Soellner is offering the public what Soellner thought they were going to find when they joined the EPA/DOE Energy Star program: a nice checklist(s). This is Not all-inclusive, but at least it will help start your Green Home Design project. Consider it Part 1.
RSI+GDI (Rand Soellner Architect + Green Design Initiative) green design checklist 1
for Custom Home Architects and Green Home Architects:
Administrative & Healthy Home Requirements:
________ 1.10 UNDERSTAND OPTIONAL COSTS. Recognize that many Energy Efficient choices are options and that some of these may cost you more money than what would be in your Base Bid.
________ 1.35 CLEAN UP. Provide 2 dumpsters. One for recycled construction materials, the other for landfill trash. You should be able to recycle about half of the debris that normally goes to the dump. This is a big win for your community and reduces trash at your local landfill.
________ 1.80 HEALTHY HOME DESIGN. This is a trademarked process invented by Rand Soellner Architect, created to make homes under construction healthier. There is not enough space in this one article to include all of it. Here are some items:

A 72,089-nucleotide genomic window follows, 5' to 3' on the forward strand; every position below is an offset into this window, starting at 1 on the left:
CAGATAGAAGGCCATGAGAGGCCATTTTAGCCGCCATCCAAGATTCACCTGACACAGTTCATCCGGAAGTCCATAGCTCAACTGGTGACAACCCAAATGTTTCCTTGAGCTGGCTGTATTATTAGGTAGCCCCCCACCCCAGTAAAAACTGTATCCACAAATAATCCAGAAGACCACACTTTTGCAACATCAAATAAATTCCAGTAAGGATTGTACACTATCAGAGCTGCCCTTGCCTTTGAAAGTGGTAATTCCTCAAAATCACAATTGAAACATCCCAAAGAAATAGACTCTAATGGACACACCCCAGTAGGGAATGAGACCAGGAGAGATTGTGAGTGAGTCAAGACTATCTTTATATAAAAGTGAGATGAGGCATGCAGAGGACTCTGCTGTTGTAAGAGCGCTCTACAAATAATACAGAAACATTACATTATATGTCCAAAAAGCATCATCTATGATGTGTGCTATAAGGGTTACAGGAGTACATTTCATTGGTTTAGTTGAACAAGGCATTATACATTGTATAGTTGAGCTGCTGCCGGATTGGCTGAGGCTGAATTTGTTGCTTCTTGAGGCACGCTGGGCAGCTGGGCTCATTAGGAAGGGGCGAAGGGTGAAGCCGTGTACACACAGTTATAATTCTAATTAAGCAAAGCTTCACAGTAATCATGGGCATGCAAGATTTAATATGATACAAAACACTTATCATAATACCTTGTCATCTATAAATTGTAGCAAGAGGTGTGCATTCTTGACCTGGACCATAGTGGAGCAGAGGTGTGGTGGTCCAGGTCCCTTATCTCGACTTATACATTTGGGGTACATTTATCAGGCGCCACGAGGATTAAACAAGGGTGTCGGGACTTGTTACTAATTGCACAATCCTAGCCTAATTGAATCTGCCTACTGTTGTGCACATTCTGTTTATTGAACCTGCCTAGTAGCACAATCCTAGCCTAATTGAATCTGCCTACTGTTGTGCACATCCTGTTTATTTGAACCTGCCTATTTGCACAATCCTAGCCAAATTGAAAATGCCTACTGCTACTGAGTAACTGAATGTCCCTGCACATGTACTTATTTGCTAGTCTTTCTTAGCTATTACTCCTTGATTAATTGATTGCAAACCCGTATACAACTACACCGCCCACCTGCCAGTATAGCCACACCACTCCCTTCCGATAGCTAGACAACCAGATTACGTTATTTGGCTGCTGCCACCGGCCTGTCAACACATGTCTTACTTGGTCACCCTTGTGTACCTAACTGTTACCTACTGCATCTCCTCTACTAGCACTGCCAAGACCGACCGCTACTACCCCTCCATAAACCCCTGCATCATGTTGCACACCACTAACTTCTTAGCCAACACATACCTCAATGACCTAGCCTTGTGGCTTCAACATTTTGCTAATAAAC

________ 1.81 Food Trash Disposal. Do not eat food within the home under construction if at all possible; morsels end up in the built home and in the ductwork, where bacteria grows. If you can’t stop this from happening, have one large plastic trash barrel in the home with a plastic bag in it and have the jobsite foreman be responsible for insuring that food debris is placed in this barrel after each meal and disposed of into the trash dumpster daily.
________ 1.82 Ductwork. Do not use absorbent surfaces at the Interior of any ductwork. Use only metal or non-combustible plastic or foil, that are anti-bacterial. Wrap the Exterior side of ducts with insulation. Angle ductwork so that there are no low points to gather moisture. Clean ductwork interiors after it is installed and before owner move-in.
________ 1.84 Sealants, Air Tightness. Control where and when fresh air enters your home. This should be accomplished through your HVAC system and your choice to open and close windows, rather than infiltration (uncontrolled gaps where air spills into and out of your home, which can be costly when you pay to heat, cool and filter your air). This is a large section and there is not space to do this justice here, sorry.